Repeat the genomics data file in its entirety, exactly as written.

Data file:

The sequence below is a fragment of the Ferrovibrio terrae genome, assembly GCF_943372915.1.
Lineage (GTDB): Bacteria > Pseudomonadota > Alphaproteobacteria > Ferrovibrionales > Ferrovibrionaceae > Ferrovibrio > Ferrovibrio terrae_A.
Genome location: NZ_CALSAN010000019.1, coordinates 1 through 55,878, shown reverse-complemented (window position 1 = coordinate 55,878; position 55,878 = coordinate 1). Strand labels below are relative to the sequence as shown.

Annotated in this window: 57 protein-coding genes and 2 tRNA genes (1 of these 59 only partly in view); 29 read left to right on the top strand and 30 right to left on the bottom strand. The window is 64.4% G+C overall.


The sequence below is a fragment of the Ferrovibrio terrae genome, assembly GCF_943372915.1.
Lineage (GTDB): Bacteria > Pseudomonadota > Alphaproteobacteria > Ferrovibrionales > Ferrovibrionaceae > Ferrovibrio > Ferrovibrio terrae_A.
Genome location: NZ_CALSAN010000019.1, coordinates 1 through 55,878, shown reverse-complemented (window position 1 = coordinate 55,878; position 55,878 = coordinate 1). Strand labels below are relative to the sequence as shown.

Annotated in this window: 57 protein-coding genes and 2 tRNA genes (1 of these 59 only partly in view); 29 read left to right on the top strand and 30 right to left on the bottom strand. The window is 64.4% G+C overall.